As they advocate for limited government, the Republican Presidential candidates hold expansive views about the scope of the executive powers they would wield if elected.
As Republicans prepare to select their 2012 Presidential nominee, Newt Gingrich, Jon M. Huntsman Jr., Ron Paul, Rick Perry and Mitt Romney have detailed their views on executive power in response to questions posed by The New York Times, which has published their responses online.
Most of them see the commander-in-chief as having the authority to take extraordinary actions if he decides doing so is necessary to protect national security. Only Mr. Paul argued for a more limited view of Presidential power.
The other four candidates echoed expansive legal theories advanced by President George W. Bush. In significant ways, they dovetailed as well with the posture taken by President Obama since taking office.
Asked to describe the circumstances under which the Constitution permits a President to order the targeted killing of a citizen who has not been sentenced to death by a court, Mr. Gingrich, Mr. Huntsman, Mr. Perry and Mr. Romney said that a President could order the killing of a citizen who joins an enemy force that is at war with the U.S.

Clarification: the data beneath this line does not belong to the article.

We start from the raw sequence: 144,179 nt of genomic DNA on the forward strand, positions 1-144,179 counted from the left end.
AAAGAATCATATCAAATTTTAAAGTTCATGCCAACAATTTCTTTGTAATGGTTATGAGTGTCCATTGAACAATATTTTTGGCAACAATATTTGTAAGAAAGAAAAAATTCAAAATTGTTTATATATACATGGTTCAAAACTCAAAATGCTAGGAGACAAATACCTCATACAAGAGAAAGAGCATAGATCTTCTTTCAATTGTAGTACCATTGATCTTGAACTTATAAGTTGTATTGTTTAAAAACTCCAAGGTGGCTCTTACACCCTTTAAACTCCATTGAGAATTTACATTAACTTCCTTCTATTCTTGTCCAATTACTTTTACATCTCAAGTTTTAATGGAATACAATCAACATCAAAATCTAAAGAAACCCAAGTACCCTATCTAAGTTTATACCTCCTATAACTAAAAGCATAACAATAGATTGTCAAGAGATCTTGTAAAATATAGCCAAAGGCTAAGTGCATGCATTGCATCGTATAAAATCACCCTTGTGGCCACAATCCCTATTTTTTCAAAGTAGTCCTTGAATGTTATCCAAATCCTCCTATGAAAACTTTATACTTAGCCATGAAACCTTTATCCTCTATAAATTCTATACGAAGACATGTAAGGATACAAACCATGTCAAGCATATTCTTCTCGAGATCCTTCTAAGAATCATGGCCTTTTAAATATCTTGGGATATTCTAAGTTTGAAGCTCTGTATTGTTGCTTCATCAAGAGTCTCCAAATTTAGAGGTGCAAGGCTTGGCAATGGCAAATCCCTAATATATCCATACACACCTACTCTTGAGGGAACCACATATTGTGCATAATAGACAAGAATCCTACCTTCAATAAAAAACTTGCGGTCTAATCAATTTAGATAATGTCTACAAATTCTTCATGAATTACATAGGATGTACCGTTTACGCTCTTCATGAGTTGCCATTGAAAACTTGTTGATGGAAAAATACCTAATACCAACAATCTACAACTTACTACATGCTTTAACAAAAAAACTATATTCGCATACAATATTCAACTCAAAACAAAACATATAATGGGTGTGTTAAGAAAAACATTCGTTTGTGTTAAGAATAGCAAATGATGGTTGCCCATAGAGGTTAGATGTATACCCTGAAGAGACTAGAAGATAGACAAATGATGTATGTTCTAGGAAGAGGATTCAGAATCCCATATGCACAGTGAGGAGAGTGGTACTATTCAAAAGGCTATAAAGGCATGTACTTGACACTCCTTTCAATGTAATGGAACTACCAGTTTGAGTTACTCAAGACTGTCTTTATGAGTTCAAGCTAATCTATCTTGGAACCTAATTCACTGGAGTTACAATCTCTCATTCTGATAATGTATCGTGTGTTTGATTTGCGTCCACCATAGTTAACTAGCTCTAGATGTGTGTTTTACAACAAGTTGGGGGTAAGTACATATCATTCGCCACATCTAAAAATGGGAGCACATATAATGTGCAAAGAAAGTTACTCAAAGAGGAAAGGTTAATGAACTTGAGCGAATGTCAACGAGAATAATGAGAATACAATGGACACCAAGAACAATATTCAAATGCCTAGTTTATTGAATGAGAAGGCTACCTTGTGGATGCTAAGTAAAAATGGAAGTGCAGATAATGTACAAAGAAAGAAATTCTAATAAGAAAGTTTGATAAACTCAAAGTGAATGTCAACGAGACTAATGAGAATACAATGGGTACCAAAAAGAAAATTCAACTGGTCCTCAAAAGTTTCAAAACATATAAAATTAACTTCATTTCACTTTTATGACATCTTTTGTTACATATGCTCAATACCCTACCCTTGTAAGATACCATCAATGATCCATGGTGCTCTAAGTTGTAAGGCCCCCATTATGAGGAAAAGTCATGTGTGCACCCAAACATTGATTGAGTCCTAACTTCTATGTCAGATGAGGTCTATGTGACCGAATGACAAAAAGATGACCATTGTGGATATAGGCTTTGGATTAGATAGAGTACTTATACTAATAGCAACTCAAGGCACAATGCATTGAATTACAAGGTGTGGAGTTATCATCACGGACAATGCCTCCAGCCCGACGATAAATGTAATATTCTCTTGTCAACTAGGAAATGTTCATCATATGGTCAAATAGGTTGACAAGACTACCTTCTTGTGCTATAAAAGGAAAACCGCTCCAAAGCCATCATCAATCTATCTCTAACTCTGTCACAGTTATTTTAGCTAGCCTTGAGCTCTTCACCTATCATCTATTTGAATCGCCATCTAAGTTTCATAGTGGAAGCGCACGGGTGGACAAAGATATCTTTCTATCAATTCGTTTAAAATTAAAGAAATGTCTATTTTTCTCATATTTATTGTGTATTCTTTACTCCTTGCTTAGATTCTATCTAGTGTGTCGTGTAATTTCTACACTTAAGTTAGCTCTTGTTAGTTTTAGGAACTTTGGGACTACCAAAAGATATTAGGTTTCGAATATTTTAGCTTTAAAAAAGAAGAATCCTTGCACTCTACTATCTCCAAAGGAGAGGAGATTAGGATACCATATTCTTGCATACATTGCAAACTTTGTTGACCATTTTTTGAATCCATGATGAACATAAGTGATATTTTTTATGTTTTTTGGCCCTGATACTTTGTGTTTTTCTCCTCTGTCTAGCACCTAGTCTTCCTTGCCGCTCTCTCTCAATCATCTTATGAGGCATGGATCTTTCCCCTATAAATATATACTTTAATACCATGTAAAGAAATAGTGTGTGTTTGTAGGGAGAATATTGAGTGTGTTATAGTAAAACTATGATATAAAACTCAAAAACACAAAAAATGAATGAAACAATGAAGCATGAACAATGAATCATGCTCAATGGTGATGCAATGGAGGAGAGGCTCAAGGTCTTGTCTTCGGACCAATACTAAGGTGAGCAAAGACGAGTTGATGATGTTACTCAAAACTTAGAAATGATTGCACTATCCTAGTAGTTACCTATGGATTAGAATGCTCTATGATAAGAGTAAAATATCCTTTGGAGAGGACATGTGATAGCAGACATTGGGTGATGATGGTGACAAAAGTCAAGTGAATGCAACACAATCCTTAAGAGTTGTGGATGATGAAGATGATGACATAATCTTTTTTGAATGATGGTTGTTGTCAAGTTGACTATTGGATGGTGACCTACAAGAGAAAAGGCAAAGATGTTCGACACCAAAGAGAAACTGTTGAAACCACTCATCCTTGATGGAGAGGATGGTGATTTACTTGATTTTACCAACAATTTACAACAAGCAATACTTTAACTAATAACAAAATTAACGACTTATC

Mr. Paul described the circumstances in which a President could order the extrajudicial killing of a citizen: “None.” Similarly, while Mr. Paul said that a President should not order a military attack without Congressional permission unless there was an imminent threat, the other four candidates agreed that a President could do so.
Mr. Gingrich in particular has taken an assertive view about the scope of the Presidency, saying Presidents may lawfully ignore Supreme Court rulings.
Presidential power has grown since the early years of the cold war and ratcheted forward under the Bush administration. As a candidate, Sen. Obama accused Pres. Bush of undermining the Constitution.
After taking office, Pres. Obama ordered adherence to antitorture rules; justified counterterrorism policies as authorized by Congress and consistent with international law; and sought to handle terrorism cases that arise on domestic soil exclusively through the criminal justice system and not the military.
Via The New York Times.
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